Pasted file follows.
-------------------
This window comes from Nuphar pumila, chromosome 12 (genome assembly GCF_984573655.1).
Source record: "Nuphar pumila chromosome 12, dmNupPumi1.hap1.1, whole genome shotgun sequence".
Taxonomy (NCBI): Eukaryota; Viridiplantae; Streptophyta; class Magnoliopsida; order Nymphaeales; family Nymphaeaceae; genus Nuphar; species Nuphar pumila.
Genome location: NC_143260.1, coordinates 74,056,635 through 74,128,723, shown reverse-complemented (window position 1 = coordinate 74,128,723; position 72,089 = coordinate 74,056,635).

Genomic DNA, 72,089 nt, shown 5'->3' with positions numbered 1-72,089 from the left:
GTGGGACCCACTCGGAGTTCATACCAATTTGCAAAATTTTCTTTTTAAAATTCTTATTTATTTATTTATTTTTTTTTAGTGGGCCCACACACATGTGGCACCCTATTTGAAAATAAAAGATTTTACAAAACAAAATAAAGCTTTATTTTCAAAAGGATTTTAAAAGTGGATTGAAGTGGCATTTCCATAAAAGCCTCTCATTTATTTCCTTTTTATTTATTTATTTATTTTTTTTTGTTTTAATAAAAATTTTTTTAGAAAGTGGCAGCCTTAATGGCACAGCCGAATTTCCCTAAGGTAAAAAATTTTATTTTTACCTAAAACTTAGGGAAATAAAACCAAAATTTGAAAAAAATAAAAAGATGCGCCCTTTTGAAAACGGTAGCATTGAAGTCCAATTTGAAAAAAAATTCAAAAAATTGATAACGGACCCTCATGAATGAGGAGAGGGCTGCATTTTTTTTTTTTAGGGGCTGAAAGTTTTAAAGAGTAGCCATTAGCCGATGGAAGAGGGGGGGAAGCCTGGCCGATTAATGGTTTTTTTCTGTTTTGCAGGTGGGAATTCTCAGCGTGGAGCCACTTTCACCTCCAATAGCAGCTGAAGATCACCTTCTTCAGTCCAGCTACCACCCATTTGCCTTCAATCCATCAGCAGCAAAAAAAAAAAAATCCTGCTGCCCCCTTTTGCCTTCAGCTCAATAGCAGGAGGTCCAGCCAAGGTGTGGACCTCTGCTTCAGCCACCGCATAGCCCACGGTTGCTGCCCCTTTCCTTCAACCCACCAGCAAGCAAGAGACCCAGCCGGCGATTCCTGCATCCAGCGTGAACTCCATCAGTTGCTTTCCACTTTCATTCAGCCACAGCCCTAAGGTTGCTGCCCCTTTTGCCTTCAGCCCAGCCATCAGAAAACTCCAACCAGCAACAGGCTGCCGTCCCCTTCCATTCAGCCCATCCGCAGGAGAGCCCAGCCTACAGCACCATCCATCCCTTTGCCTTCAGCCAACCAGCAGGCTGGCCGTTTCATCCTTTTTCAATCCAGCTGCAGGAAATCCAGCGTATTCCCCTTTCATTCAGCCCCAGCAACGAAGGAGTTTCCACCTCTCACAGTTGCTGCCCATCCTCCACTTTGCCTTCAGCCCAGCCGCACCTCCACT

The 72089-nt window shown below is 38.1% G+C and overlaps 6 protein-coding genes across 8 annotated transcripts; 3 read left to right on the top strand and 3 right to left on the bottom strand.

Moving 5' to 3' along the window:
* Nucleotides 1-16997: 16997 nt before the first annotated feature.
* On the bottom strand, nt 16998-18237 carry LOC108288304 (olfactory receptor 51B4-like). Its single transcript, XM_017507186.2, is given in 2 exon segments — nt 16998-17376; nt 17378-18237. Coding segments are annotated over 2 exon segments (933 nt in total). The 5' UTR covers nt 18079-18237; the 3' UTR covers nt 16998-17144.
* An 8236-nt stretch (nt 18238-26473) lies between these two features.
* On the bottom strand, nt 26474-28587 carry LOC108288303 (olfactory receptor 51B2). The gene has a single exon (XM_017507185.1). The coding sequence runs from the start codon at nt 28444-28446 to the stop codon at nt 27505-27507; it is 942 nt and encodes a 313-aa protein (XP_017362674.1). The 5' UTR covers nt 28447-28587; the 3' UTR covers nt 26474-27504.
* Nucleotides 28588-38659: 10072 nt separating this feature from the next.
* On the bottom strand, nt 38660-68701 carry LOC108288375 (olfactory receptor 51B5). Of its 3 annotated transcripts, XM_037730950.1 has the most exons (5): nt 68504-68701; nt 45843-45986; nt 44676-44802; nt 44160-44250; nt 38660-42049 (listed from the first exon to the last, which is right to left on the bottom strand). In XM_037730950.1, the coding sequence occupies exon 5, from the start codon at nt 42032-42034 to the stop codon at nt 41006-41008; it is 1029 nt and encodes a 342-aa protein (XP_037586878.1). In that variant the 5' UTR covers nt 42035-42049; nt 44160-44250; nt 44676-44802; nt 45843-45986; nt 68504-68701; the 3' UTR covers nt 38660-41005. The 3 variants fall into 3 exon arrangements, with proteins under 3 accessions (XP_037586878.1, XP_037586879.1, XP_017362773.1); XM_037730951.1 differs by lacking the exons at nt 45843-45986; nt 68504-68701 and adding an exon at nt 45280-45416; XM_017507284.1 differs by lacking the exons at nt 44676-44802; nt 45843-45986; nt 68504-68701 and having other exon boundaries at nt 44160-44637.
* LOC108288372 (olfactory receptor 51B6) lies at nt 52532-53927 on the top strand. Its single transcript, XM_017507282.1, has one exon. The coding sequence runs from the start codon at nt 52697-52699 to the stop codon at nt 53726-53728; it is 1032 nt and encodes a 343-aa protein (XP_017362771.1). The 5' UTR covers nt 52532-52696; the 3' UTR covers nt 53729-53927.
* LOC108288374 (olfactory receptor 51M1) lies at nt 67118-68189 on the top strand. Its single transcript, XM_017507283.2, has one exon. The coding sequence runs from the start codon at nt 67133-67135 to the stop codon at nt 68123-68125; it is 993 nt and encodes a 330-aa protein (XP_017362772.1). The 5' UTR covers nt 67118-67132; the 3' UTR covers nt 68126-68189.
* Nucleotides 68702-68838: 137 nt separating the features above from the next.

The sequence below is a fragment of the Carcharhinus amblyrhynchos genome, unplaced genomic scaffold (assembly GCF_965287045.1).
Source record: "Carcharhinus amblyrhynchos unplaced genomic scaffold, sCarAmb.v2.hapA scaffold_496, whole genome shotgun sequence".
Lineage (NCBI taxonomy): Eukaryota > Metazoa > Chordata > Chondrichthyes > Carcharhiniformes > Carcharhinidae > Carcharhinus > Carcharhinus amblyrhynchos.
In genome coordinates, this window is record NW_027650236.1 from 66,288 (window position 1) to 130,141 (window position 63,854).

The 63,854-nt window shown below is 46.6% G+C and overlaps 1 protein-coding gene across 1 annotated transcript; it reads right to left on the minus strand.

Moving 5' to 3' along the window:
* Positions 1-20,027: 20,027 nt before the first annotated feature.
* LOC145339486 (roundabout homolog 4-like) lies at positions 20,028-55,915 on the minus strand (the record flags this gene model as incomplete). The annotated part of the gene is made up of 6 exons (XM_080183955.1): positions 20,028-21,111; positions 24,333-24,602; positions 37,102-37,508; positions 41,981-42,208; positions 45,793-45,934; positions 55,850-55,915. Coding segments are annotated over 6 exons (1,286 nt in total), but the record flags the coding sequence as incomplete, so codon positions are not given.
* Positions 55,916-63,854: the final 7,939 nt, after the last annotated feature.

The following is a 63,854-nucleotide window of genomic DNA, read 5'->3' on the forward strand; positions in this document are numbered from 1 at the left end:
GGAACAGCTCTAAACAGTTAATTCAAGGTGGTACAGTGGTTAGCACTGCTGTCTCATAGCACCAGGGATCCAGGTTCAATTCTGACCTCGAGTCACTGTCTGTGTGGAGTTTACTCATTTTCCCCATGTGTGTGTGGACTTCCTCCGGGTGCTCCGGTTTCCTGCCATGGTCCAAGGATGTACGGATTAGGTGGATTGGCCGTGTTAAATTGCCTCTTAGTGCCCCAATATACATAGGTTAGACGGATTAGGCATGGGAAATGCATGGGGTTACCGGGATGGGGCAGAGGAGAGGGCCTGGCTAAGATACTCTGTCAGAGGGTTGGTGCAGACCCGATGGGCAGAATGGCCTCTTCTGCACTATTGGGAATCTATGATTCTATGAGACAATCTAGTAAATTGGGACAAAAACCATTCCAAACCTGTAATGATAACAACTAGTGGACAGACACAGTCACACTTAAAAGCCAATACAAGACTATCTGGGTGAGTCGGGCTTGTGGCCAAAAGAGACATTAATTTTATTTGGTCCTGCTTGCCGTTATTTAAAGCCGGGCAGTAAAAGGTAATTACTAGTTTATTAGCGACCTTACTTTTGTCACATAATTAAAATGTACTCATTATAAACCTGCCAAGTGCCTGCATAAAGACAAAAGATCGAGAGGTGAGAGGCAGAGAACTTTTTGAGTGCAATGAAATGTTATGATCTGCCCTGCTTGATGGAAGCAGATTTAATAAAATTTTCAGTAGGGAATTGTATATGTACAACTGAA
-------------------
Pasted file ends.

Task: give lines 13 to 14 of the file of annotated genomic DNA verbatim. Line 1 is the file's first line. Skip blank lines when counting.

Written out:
* Nucleotides 28588-38659: 10072 nt separating this feature from the next.
* On the bottom strand, nt 38660-68701 carry LOC108288375 (olfactory receptor 51B5). Of its 3 annotated transcripts, XM_037730950.1 has the most exons (5): nt 68504-68701; nt 45843-45986; nt 44676-44802; nt 44160-44250; nt 38660-42049 (listed from the first exon to the last, which is right to left on the bottom strand). In XM_037730950.1, the coding sequence occupies exon 5, from the start codon at nt 42032-42034 to the stop codon at nt 41006-41008; it is 1029 nt and encodes a 342-aa protein (XP_037586878.1). In that variant the 5' UTR covers nt 42035-42049; nt 44160-44250; nt 44676-44802; nt 45843-45986; nt 68504-68701; the 3' UTR covers nt 38660-41005. The 3 variants fall into 3 exon arrangements, with proteins under 3 accessions (XP_037586878.1, XP_037586879.1, XP_017362773.1); XM_037730951.1 differs by lacking the exons at nt 45843-45986; nt 68504-68701 and adding an exon at nt 45280-45416; XM_017507284.1 differs by lacking the exons at nt 44676-44802; nt 45843-45986; nt 68504-68701 and having other exon boundaries at nt 44160-44637.